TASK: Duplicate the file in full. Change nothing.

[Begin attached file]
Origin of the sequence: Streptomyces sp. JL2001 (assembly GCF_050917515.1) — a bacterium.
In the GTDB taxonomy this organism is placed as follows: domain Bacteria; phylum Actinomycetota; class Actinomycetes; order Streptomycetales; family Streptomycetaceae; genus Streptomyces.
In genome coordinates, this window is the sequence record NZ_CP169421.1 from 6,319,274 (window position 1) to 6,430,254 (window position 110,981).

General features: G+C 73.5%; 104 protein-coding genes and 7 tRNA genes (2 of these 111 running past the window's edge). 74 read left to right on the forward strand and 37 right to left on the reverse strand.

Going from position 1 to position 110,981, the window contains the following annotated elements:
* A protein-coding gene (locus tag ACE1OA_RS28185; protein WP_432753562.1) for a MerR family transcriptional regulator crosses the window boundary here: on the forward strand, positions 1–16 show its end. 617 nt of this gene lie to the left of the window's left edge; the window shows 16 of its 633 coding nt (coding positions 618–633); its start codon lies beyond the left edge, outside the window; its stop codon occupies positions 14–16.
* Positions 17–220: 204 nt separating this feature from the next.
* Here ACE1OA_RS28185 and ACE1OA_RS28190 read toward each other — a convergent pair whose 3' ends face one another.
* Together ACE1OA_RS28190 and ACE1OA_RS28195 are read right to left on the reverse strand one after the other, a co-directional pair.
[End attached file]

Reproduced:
Origin of the sequence: Streptomyces sp. JL2001 (assembly GCF_050917515.1) — a bacterium.
In the GTDB taxonomy this organism is placed as follows: domain Bacteria; phylum Actinomycetota; class Actinomycetes; order Streptomycetales; family Streptomycetaceae; genus Streptomyces.
In genome coordinates, this window is the sequence record NZ_CP169421.1 from 6,319,274 (window position 1) to 6,430,254 (window position 110,981).

General features: G+C 73.5%; 104 protein-coding genes and 7 tRNA genes (2 of these 111 running past the window's edge). 74 read left to right on the forward strand and 37 right to left on the reverse strand.

Going from position 1 to position 110,981, the window contains the following annotated elements:
* A protein-coding gene (locus tag ACE1OA_RS28185; protein WP_432753562.1) for a MerR family transcriptional regulator crosses the window boundary here: on the forward strand, positions 1–16 show its end. 617 nt of this gene lie to the left of the window's left edge; the window shows 16 of its 633 coding nt (coding positions 618–633); its start codon lies beyond the left edge, outside the window; its stop codon occupies positions 14–16.
* Positions 17–220: 204 nt separating this feature from the next.
* Here ACE1OA_RS28185 and ACE1OA_RS28190 read toward each other — a convergent pair whose 3' ends face one another.
* Together ACE1OA_RS28190 and ACE1OA_RS28195 are read right to left on the reverse strand one after the other, a co-directional pair.